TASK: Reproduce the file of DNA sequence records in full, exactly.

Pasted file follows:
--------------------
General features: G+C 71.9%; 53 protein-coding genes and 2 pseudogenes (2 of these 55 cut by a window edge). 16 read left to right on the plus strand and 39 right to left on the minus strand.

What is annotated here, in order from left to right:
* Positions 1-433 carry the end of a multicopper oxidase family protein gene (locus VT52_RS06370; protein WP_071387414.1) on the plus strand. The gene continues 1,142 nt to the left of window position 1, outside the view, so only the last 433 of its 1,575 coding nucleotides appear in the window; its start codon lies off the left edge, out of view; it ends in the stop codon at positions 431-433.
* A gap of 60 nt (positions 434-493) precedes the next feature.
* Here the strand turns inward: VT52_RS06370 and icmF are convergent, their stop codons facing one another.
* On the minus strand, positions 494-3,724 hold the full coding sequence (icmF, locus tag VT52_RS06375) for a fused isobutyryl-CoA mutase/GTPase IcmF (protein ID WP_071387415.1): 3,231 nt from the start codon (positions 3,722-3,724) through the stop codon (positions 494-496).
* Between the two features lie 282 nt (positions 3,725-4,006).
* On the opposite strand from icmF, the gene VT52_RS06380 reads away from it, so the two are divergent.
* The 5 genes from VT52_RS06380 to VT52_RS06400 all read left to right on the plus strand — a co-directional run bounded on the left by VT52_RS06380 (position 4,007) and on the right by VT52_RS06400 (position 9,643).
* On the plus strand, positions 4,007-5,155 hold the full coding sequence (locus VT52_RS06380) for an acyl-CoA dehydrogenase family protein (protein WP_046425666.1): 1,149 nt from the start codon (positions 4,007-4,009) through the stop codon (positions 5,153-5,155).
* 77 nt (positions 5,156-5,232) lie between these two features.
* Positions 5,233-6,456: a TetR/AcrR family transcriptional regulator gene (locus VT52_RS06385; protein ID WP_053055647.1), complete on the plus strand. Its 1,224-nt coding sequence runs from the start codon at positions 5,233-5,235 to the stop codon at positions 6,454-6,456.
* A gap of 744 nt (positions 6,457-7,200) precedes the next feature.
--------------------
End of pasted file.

General features: G+C 71.9%; 53 protein-coding genes and 2 pseudogenes (2 of these 55 cut by a window edge). 16 read left to right on the plus strand and 39 right to left on the minus strand.

What is annotated here, in order from left to right:
* Positions 1-433 carry the end of a multicopper oxidase family protein gene (locus VT52_RS06370; protein WP_071387414.1) on the plus strand. The gene continues 1,142 nt to the left of window position 1, outside the view, so only the last 433 of its 1,575 coding nucleotides appear in the window; its start codon lies off the left edge, out of view; it ends in the stop codon at positions 431-433.
* A gap of 60 nt (positions 434-493) precedes the next feature.
* Here the strand turns inward: VT52_RS06370 and icmF are convergent, their stop codons facing one another.
* On the minus strand, positions 494-3,724 hold the full coding sequence (icmF, locus tag VT52_RS06375) for a fused isobutyryl-CoA mutase/GTPase IcmF (protein ID WP_071387415.1): 3,231 nt from the start codon (positions 3,722-3,724) through the stop codon (positions 494-496).
* Between the two features lie 282 nt (positions 3,725-4,006).
* On the opposite strand from icmF, the gene VT52_RS06380 reads away from it, so the two are divergent.
* The 5 genes from VT52_RS06380 to VT52_RS06400 all read left to right on the plus strand — a co-directional run bounded on the left by VT52_RS06380 (position 4,007) and on the right by VT52_RS06400 (position 9,643).
* On the plus strand, positions 4,007-5,155 hold the full coding sequence (locus VT52_RS06380) for an acyl-CoA dehydrogenase family protein (protein WP_046425666.1): 1,149 nt from the start codon (positions 4,007-4,009) through the stop codon (positions 5,153-5,155).
* 77 nt (positions 5,156-5,232) lie between these two features.
* Positions 5,233-6,456: a TetR/AcrR family transcriptional regulator gene (locus VT52_RS06385; protein ID WP_053055647.1), complete on the plus strand. Its 1,224-nt coding sequence runs from the start codon at positions 5,233-5,235 to the stop codon at positions 6,454-6,456.
* A gap of 744 nt (positions 6,457-7,200) precedes the next feature.